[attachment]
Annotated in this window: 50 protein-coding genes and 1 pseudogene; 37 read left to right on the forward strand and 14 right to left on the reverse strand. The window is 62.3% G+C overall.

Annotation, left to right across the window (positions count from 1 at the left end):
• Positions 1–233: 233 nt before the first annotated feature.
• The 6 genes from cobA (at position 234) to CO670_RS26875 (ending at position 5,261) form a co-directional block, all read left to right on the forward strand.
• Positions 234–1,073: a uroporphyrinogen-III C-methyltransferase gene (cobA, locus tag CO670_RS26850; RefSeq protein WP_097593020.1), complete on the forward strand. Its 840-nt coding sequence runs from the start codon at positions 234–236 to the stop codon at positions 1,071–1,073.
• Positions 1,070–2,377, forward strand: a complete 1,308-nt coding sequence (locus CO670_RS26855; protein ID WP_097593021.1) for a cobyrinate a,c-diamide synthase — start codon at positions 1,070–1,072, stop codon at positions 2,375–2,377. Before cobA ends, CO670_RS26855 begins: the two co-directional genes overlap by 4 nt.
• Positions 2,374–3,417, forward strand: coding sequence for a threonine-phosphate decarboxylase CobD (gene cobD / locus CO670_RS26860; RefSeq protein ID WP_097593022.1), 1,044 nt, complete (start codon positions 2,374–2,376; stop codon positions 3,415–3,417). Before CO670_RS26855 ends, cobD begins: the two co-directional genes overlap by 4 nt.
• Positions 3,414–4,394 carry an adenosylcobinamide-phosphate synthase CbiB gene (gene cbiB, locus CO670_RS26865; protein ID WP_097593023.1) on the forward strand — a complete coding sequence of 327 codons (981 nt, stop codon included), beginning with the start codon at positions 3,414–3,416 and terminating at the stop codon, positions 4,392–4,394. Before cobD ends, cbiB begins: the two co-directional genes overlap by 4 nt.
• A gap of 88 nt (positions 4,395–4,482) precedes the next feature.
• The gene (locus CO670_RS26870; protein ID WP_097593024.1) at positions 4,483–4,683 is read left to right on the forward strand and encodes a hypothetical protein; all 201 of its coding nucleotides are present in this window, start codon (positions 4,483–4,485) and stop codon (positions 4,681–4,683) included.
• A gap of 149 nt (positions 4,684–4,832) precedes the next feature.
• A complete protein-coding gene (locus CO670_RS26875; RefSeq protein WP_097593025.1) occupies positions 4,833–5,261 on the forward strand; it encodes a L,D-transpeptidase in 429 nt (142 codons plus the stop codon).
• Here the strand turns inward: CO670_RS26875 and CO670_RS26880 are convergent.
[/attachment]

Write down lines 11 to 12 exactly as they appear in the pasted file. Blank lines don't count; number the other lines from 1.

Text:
• A gap of 149 nt (positions 4,684–4,832) precedes the next feature.
• A complete protein-coding gene (locus CO670_RS26875; RefSeq protein WP_097593025.1) occupies positions 4,833–5,261 on the forward strand; it encodes a L,D-transpeptidase in 429 nt (142 codons plus the stop codon).